Advancing the Community Health Worker Program in Liberia
PIH pilot guides government’s new nationwide strategy
Posted on Apr 3, 2023
When the national community health worker program launched in Liberia in 2016, the Ministry of Health prioritized patients living more than five kilometers from the nearest health facility–about 29% of the population.
In an effort to reach more patients and improve the quality of care, Partners In Health (PIH) Liberia ran a pilot program from September 2018 to March 2020 providing services to those living within five kilometers of PIH-supported J.J. Dossen Memorial Hospital in Harper, Maryland County, a largely rural region in the southeast.
During that time, community health workers visited more than 10,000 households. Those visits helped link 3,177 people with care, of which more than 500 were diagnosed with malaria—a mosquito-borne disease that requires timely linkage to treatment. In a follow-up survey among participating households, nearly all respondents reported that the community health workers treated them respectfully and listened to their challenges and concerns.
The success of the program caught the attention of the government.
“We gave our results to the Ministry of Health and they were so excited about it. They incorporated our ideas into a new, revised policy and strategy plan,” says Lassana Jabateh, PIH Liberia’s community health program director. “We’re making sure that Liberia has a community health program with a strategy covering [all] communities.”
The new strategy, which aims to accelerate progress toward universal health coverage, was announced in late March at the Third International Community Health Workforce Symposium, a global gathering created to share ideas and solutions to sustain community health programs. Key takeaways from the pilot program, including recruitment, remuneration, training processes, and supervisory structure, will serve as a model for future programs across Liberia—and beyond.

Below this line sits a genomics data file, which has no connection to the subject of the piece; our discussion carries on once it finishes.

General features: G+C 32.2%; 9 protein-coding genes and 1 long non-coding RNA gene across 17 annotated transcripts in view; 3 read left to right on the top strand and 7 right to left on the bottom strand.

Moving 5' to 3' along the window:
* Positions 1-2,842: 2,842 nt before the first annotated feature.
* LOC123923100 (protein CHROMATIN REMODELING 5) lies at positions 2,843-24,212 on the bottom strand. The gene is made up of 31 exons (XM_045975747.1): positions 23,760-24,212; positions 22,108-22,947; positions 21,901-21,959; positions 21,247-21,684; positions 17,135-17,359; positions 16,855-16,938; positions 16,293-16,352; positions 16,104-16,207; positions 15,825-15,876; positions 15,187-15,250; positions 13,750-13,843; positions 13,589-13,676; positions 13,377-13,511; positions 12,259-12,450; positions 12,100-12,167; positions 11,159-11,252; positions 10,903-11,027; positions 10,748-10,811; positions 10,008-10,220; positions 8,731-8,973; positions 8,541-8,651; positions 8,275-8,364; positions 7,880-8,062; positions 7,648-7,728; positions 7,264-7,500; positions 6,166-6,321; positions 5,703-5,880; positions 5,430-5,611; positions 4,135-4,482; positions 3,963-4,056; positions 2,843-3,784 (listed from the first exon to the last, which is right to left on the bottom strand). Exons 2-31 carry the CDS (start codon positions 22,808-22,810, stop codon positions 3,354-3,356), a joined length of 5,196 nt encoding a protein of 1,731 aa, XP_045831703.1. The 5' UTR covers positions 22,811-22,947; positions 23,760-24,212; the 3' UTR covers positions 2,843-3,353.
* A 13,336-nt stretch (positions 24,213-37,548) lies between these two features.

An Essential Role
Community health workers are essential members of the health system in rural Maryland County and Liberia at large. They visit dozens of patients daily; screen them for various diseases, including HIV, tuberculosis, and leprosy; and refer—and often accompany—at-risk and symptomatic patients to the hospital.
Through referrals, patients diagnosed with HIV or tuberculosis receive social support provided by PIH Liberia staff in the form of stipends, housing, transportation, and a food package with rice, beans, sardines, vegetable oil, and more.
“And the reason why we do that is we have to win,” says Jabateh. “We have to weigh the situation of not [offering social support]. If you don’t…they may die.”
There’s currently more than 140 community health workers, peer supervisors, and nurses, who work within the 5-kilometer area surrounding J.J. Dossen Hospital, the largest referral facility in the district. Across the country, there are more than 5,300 community health workers, supervisors, and nurses. Together, they ease the burden on already-strained healthcare facilities and provide patients with more accessible services.
The community health worker program in Liberia launched after the Ebola outbreak in 2016, after PIH began working in the country. With guidance from the World Health Organization and other partners, PIH played a key role in initiating the program. When developing the road map with the Ministry of Health, the ministry initially chose to focus on patients in rural areas far away from health facilities where most illnesses and maternal deaths occurred.
In the early stages, the national community health worker program was successful but fragmented. Some initiatives focused on malaria, while others focused on HIV. Some had no clear direction. In some locations, employees were called “general community health workers” and in others, they were called “community health volunteers” or “community health assistants.”
Overall, there wasn’t a standard curriculum or work structure. PIH recognized this and encouraged the ministry to take steps to create a consistent program. Jabateh supported the ministry to develop a road map that led to the development of a five-year policy and strategic plan. Simultaneously, he and others recognized that the success of the program should reach people across the entire country.
“The Liberian government has recognized [PIH] as one of the strongest partners when it comes to community health,” he says.
With new strategies and policies, PIH and partners are confident that standardized processes and supervisory structure will support the national scale-up of the already successful community health worker program—providing lifesaving care to thousands of patients every year.